63. Sometimes Inclusion Takes a Backseat and That’s Not Awful

“Sometimes Inclusion Takes a Backseat and That’s Not Awful”

One thing I like a whole lot about A’s special ed school is that the whole environment is a place for the kids to shine. I know the arguments in favor of inclusion and mostly agree with them, but after so many years of watching A and his classmates get sidelined and kept in their classroom and not perform in concerts, and not be in the newsletters and yearbooks, and so many other omissions that have made my heart twist and surge with pain, I really just want to see him in a place where every day is a day for them to shine.

Because no matter what comparisons people may have in their minds, some of our kids have more severe manifestations of their diagnoses. With all the restrictions placed on special ed in public school, they were never going to get a chance to actually be part of the school community in anything more than a token way. And that stuff breaks parents’ hearts and spirits. We are no different from other parents; we want little opportunities to celebrate our kids, and we want to be around people who think our kids are fabulous.

My snarky little confession is: the mainstream community isn’t all that, for some families. Mainstream education methodologies can be a tangle of confusion for our kids. Mainstream kids can be soulless effers who think nothing of staring at, shaming, shunning or stalking our kids. And watching our kids get passed from grade to grade just because they’re getting older is not okay with us. #notallmainstream, but I shouldn’t have to qualify it, given everything our family has had thrown at us.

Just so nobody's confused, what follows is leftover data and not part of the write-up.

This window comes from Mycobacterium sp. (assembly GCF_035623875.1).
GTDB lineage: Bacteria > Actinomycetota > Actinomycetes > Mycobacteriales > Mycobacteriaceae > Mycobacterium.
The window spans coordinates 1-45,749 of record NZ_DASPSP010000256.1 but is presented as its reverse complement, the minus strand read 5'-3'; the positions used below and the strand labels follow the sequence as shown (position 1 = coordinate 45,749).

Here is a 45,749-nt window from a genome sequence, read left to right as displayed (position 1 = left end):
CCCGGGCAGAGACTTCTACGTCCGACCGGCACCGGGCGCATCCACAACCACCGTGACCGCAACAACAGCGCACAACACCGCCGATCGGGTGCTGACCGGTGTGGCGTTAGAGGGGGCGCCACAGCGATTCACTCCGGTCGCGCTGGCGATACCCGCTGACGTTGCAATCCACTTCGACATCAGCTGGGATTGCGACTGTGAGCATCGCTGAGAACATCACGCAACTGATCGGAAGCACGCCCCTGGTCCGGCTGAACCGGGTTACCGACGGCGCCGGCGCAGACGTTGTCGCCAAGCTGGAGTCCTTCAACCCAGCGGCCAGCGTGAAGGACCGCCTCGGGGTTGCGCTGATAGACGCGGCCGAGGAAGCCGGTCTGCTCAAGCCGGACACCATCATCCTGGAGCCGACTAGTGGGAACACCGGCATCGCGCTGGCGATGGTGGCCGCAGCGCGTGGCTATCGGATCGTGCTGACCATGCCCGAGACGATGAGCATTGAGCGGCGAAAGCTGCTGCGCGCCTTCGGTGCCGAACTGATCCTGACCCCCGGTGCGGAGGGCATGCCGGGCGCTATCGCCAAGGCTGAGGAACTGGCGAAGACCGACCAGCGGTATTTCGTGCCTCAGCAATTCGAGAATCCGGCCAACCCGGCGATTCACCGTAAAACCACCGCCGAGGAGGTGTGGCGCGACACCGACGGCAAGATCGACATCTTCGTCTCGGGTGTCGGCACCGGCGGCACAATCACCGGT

If I sound strident or bitter, well, I’m happy to report that seeing A in his school heals me. Students announce what’s on the lunch menu over the PA system. It doesn’t matter if they misread words or take time to enunciate. They are still taking the lead. The high schoolers have a prom every year. Everyone’s favorite hangout spot is the area where physical therapy happens. It’s in a well lit atrium, not some basement dungeon. And if a kid has an on-the-floor meltdown, the principal comes along to help and say a kind word. It’s treated as something that happens, and not as a crisis.

A may end up transitioning back to public school someday, who knows. But for now, where he is seems to be where he needs to be, and that took a lot of time and angst to achieve. In a parenting journey filled with self doubt and second guessing and other people’s criticism, it is nice to have one decision that promotes heartsease.

Radha.

 

 

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